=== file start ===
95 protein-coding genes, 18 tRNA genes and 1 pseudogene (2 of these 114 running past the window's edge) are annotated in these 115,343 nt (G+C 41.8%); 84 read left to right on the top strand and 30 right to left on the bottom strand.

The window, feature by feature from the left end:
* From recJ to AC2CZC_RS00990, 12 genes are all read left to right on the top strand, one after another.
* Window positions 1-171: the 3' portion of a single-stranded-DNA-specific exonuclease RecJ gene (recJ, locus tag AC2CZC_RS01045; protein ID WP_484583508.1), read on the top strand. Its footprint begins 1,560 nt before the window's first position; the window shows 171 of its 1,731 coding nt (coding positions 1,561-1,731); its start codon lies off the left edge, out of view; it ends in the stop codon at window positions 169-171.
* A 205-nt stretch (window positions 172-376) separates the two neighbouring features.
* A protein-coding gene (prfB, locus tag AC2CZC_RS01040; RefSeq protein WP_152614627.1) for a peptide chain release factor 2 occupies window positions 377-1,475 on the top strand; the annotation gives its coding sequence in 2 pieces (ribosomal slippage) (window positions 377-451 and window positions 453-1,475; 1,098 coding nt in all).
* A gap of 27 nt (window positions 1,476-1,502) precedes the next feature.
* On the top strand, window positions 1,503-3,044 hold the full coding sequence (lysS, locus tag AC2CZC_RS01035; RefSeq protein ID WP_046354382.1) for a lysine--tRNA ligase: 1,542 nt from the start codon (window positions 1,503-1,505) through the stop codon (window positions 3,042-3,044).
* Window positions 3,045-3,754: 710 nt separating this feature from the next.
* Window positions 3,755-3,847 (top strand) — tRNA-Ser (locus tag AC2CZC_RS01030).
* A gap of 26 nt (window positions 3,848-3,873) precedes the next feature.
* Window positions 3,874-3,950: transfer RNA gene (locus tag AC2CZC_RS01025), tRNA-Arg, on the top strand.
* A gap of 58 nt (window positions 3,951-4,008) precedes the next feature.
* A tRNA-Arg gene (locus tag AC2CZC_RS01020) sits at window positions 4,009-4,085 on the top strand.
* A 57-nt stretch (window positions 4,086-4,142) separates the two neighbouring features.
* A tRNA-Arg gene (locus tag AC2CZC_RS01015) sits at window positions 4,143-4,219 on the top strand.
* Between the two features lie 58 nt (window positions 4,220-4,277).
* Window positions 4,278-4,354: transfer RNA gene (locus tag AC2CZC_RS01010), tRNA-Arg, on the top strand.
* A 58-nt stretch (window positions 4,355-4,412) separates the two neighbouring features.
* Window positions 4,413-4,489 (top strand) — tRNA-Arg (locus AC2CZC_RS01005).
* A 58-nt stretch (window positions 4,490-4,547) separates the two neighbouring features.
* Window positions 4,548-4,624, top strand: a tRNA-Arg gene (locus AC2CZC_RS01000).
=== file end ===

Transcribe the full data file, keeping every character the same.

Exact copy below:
95 protein-coding genes, 18 tRNA genes and 1 pseudogene (2 of these 114 running past the window's edge) are annotated in these 115,343 nt (G+C 41.8%); 84 read left to right on the top strand and 30 right to left on the bottom strand.

The window, feature by feature from the left end:
* From recJ to AC2CZC_RS00990, 12 genes are all read left to right on the top strand, one after another.
* Window positions 1-171: the 3' portion of a single-stranded-DNA-specific exonuclease RecJ gene (recJ, locus tag AC2CZC_RS01045; protein ID WP_484583508.1), read on the top strand. Its footprint begins 1,560 nt before the window's first position; the window shows 171 of its 1,731 coding nt (coding positions 1,561-1,731); its start codon lies off the left edge, out of view; it ends in the stop codon at window positions 169-171.
* A 205-nt stretch (window positions 172-376) separates the two neighbouring features.
* A protein-coding gene (prfB, locus tag AC2CZC_RS01040; RefSeq protein WP_152614627.1) for a peptide chain release factor 2 occupies window positions 377-1,475 on the top strand; the annotation gives its coding sequence in 2 pieces (ribosomal slippage) (window positions 377-451 and window positions 453-1,475; 1,098 coding nt in all).
* A gap of 27 nt (window positions 1,476-1,502) precedes the next feature.
* On the top strand, window positions 1,503-3,044 hold the full coding sequence (lysS, locus tag AC2CZC_RS01035; RefSeq protein ID WP_046354382.1) for a lysine--tRNA ligase: 1,542 nt from the start codon (window positions 1,503-1,505) through the stop codon (window positions 3,042-3,044).
* Window positions 3,045-3,754: 710 nt separating this feature from the next.
* Window positions 3,755-3,847 (top strand) — tRNA-Ser (locus tag AC2CZC_RS01030).
* A gap of 26 nt (window positions 3,848-3,873) precedes the next feature.
* Window positions 3,874-3,950: transfer RNA gene (locus tag AC2CZC_RS01025), tRNA-Arg, on the top strand.
* A gap of 58 nt (window positions 3,951-4,008) precedes the next feature.
* A tRNA-Arg gene (locus tag AC2CZC_RS01020) sits at window positions 4,009-4,085 on the top strand.
* A 57-nt stretch (window positions 4,086-4,142) separates the two neighbouring features.
* A tRNA-Arg gene (locus tag AC2CZC_RS01015) sits at window positions 4,143-4,219 on the top strand.
* Between the two features lie 58 nt (window positions 4,220-4,277).
* Window positions 4,278-4,354: transfer RNA gene (locus tag AC2CZC_RS01010), tRNA-Arg, on the top strand.
* A 58-nt stretch (window positions 4,355-4,412) separates the two neighbouring features.
* Window positions 4,413-4,489 (top strand) — tRNA-Arg (locus AC2CZC_RS01005).
* A 58-nt stretch (window positions 4,490-4,547) separates the two neighbouring features.
* Window positions 4,548-4,624, top strand: a tRNA-Arg gene (locus AC2CZC_RS01000).